I finished I. Asimov – A Memoir this morning in tears. I didn’t realize that he wrote this in the last couple of years before his death. I felt like I gained a friend while I read chapter after chapter. I saw him, I knew him well, we connected, and then he was gone. His wife edited the manuscript, added an epilogue, and had it published after he had passed on. The words his wife used to start her epilogue were what finally broke me up.
“One of the deepest desires of a human being is to be known and understood.” From I. Asimov – A Memoir
Each and every one of us has this desire and manifests it in our own special way. Through art, service, business, science, religion, or simply though living a life, we all seek to be known and understood.
I believe that is exactly why the internet, through blogs and social media, is so alluring to us. It expands the ability to express ourselves and be seen.
But are we ever understood?
I’m not sure.
If I don’t thoroughly understand myself, how can I be understood by others?
Every book or article I read brings new information. Every journal entry or mediation session sheds new light. Every blog post I write and share organizes my thoughts and gets me closer to what I’m really trying to say.
Do we seek to know and understand others?
I’m not sure we do.
I know that I do see people. I see what my family and friends are posting on their social media accounts. I read what others post on their blogs. But do I really engage with them? Do I try to understand why they are sharing, what they really want to say? Honestly? No.
I don’t think we have that capability on such a large scale as the internet.
To know and understand takes intimate and intentional contact. And we simply don’t have the capacity, the energy, or the time it would take to support that contact with more than a few people.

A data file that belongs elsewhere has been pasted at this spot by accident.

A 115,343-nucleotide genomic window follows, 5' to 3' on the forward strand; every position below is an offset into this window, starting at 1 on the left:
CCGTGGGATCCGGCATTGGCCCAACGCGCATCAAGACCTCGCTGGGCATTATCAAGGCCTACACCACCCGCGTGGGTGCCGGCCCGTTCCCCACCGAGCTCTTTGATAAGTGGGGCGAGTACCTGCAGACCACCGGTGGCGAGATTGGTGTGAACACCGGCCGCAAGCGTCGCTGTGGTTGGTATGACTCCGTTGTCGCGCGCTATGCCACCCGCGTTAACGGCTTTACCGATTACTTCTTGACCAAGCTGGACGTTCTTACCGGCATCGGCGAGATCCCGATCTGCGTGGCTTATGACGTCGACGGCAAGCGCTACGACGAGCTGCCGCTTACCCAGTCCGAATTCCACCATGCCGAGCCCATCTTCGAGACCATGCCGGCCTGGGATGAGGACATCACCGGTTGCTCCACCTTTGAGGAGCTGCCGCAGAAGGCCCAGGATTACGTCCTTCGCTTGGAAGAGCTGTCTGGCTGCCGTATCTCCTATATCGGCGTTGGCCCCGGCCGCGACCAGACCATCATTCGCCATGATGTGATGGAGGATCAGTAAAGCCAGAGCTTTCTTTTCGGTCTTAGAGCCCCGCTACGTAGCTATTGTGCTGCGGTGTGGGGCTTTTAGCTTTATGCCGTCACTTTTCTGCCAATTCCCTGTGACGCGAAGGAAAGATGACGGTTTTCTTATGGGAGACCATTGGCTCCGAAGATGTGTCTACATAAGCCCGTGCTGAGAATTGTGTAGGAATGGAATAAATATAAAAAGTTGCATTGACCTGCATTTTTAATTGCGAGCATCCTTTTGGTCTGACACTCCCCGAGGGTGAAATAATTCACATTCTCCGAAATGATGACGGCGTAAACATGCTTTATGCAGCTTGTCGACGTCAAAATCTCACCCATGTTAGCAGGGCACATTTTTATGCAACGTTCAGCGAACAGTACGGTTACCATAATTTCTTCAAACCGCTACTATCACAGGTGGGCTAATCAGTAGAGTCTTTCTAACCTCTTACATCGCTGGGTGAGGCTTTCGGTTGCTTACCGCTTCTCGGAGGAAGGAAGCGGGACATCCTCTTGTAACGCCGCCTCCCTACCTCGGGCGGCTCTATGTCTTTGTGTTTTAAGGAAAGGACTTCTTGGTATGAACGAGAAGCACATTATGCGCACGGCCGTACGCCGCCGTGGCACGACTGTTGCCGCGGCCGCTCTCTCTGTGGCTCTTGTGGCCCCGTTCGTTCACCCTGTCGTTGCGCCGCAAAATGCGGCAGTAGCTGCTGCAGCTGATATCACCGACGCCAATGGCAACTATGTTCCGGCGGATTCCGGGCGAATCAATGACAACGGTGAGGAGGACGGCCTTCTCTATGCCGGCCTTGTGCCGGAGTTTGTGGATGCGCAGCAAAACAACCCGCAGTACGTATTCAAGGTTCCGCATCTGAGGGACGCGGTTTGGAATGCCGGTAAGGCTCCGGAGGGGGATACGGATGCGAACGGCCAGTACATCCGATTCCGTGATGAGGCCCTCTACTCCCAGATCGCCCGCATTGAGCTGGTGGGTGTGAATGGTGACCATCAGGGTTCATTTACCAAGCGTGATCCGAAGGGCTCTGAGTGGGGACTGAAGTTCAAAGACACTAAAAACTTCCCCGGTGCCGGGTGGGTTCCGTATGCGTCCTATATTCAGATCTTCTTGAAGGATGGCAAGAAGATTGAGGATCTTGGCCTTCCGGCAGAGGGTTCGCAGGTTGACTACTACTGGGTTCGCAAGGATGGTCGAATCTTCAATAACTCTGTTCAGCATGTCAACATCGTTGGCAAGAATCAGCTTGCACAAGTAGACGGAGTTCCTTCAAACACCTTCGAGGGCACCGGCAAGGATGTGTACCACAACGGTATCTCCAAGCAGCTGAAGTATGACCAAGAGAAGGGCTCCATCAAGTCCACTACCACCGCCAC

Instead of focusing on our immediate surroundings and the few people we are in contact with on a regular basis, we spread our attention all over the world and we lose something important. Connection with the people we really should be loving.
As much as we think we know and understand the people we see through their art forms, the people we interact with online, we don’t really. We know what they show us.
But that’s not a bad thing.
My personal philosophy is that there are different levels of understanding, as there are different levels of love and relationship. We simply need to be aware of them and react to them accordingly.
Like I said, I felt like I got to know Asimov and we became good friends while I read about his life through his eyes. And then he died, and I felt so sad, like maybe I should do something to mourn the loss of a friend.
That’s crazy talk. Awareness of what emotion was triggered, what I was relating to, reminded me of the level of understanding and connection I was at and brought me back to reality. It’s the same with social media friends, bloggers, tv personalities, and artists. Yes, I interacted with what they shared with the world, what they wanted to be know for, but I wonder… if I met them, hung out with them, were a part of their lives somehow, would they be the same person I know them as?
I often wonder what people think of me; those that stumble across what I’ve written, old co-workers or acquaintances that see what I’ve shared to my social media accounts. What I’ve found fascinating over the years is the few honest, aware, or reflective friends and family members that will tell me what they think they see in me. And as I get older and more reflective myself, I tend to listen to those accounts more openly instead of vehemently insisting that they “apparently don’t really know anything about me.”
That instinct to be known and understood is why I created this blog. Social media photos, quotes, and selfies just weren’t cutting it for me. I wanted to use more words, think more about what I was trying to say, open up just a little bit more. For some reason, blogging to strangers is much easier for me than talking with people that know me.
Even if you’re not a fan of Asimov’s work, or a science fiction fan in general, I think you might enjoy reading I. Asimov – A Memoir. He was a brilliant and fascinating person, honest and open hearted, and very funny. His memoir sheds light on another kind of human being, a life well lived, a thread in the tapestry of humanity.